Alex is a successful documentary film maker, in a great position as her last feature made money and won awards. The question now is what the next subject will be. In this early stage we learn that Alex has a traumatic past, culminating in a hospital stay where she was diagnosed as experiencing dissociative or fugue states. She hasn’t put all of her past back together, but knows there was a squat, drugs and exploitative sexual encounters. There is an element of survivor’s guilt since her success as she feels she’s making money from people who are struggling, where she was several years ago. Her manager suggests going to a town called Blackwood Bay on the coast somewhere up North. The concept is for Alex to stay up there and film local life for a while, but also to get locals to film and anonymously upload their take on Blackwood Bay to a website. Alex likes the idea but is unnerved by the location. Her manager mentions in passing an underlying story of girls going missing, but assures her she isn’t there to film that. Alex knows that if she goes to Blackwood Bay she will have no choice but to get involved in that story, because she wasn’t always from London. Blackwood Bay is her hometown; she is Sadie, one of the missing girls, and what happened there was so terrifying she has dissociated from it in order to survive.

Watson creates a dark and disturbing atmosphere in the bay, where we trust no one and look for clues everywhere. The residents are equally unsure of her, uncomfortable about what she’s there to film and why. This is a typical seaside town, that in spring and summer bustles with life, but in the winter months is practically shut down leaving locals bored, time rich but money poor. The pub is still a centre of activity, but here, and other places in the town, unnerve Alex or take her back to traumatic episodes in her past. Her cottage is rented from Monica, who seems like a mother hen figure to the young girls of the bay and Alex knows better than anyone they need protection. I enjoyed the way the story was built, both on the present film making, but on those moments where Alex remembers something. She remembers knowing all the constellations in the sky, but who taught them to her? She recognises a couple of tattoos on young girls that are exactly the same as her own, but why did she get it? A smokey upstairs room at the pub, is a scene for a quick chat, but induces physical symptoms in Alex like she’s been winded. Her search for answers is compulsive and I noticed there are many times where she doesn’t even consider her present safety, wandering the town and surrounding countryside at all hours of the night and trusting people she maybe shouldn’t. I found myself on tenterhooks all the time and I kept questioning her feeling of safety in the holiday cottage, where both landlord and any number of other locals might have a key.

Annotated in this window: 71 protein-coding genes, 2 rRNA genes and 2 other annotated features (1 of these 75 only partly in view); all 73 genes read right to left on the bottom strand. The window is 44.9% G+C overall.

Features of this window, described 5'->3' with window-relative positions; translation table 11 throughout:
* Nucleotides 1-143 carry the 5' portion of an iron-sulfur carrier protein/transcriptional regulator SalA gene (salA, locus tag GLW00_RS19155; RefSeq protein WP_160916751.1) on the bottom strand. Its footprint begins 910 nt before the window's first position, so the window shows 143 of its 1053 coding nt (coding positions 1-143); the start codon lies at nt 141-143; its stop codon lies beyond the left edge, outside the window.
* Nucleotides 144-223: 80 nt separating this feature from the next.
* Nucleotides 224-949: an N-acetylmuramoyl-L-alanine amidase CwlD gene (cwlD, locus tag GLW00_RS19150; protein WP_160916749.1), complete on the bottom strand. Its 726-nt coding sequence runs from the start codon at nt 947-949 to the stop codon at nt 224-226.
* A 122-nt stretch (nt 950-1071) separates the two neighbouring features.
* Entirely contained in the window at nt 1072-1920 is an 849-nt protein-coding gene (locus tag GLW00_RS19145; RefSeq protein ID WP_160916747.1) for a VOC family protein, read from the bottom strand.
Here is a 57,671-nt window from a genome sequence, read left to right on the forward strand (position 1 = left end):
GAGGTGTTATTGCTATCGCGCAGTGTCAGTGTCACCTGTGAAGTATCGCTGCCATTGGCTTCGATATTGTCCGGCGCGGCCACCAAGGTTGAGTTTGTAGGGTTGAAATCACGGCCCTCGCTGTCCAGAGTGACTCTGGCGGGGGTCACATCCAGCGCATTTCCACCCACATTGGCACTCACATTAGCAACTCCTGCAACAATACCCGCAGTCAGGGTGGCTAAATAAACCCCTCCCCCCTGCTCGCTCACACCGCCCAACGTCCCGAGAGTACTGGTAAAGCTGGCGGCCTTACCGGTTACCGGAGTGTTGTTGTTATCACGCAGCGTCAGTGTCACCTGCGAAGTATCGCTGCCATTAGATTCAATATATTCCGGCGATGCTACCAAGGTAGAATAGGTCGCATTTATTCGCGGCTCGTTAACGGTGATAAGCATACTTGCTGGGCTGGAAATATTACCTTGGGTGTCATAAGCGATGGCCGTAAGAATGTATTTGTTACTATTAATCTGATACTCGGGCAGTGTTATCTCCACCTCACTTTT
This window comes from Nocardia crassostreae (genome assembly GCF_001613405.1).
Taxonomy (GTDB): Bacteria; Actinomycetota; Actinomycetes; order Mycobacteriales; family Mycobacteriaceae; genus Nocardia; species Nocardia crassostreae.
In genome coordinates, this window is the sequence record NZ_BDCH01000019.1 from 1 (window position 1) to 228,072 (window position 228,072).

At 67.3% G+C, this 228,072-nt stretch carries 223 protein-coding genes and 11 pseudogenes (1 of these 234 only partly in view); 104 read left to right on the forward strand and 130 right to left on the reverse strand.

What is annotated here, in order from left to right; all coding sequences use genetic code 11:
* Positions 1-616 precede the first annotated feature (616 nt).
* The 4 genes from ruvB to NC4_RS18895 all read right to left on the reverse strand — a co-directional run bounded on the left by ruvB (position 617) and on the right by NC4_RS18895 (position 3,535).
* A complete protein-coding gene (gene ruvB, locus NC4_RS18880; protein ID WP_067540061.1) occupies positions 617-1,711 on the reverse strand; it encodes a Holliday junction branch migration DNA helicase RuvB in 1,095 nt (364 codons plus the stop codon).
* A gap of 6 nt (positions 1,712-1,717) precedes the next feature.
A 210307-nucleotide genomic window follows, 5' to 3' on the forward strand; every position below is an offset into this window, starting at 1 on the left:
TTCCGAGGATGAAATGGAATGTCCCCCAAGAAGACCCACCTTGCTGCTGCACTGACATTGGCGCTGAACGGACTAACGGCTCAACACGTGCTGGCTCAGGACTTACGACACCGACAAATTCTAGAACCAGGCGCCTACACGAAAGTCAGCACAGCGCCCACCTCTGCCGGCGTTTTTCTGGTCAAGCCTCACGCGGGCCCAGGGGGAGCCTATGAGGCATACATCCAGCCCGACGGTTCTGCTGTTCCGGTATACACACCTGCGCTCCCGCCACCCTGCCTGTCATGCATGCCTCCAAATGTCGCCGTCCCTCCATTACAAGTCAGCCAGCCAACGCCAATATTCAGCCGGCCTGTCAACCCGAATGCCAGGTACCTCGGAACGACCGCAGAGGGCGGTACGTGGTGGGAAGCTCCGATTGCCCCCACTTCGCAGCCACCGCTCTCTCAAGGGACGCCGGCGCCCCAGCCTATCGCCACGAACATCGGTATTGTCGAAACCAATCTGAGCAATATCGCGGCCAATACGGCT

The truth, when it finally emerges is very dark and disturbing. Growing up in Blackwood Bay is a dangerous game for girls and reading these pages is might be tough for people who’ve had personal experience of exploitation or abuse. There were things I had worked out, but others that came as a shock. I suspected some people very strongly, who turned out to be innocent, and trusted others that were very twisted, disturbing characters. The knowledge that the girls in Blackwood Bay have been unsafe for generations is shocking, but unfortunately all too real. This is a tainted community where people have closed their eyes to the truth for far too long. Alex tries to keep her identity as Sadie secret for as long as possible. She becomes focused on finding out the fate of a friend called Daisy. The story is that she jumped from the cliff into the bay, witnessed by a distressed Monica and filmed by a lonely man who lives in Bluff Cottage. This interplay between what is seen and what is seen on camera is interesting and builds more layers to conceal or reveal. When the final shock twist happened I was genuinely surprised. This version of the truth hadn’t entered my head. This is a book I will be thinking about long after I put it down. The central theme, that the camera can lie, is very effective. More devastating and seen through several characters stories, is that we can even lie to those we profess to love. In fact we can even lie to ourselves.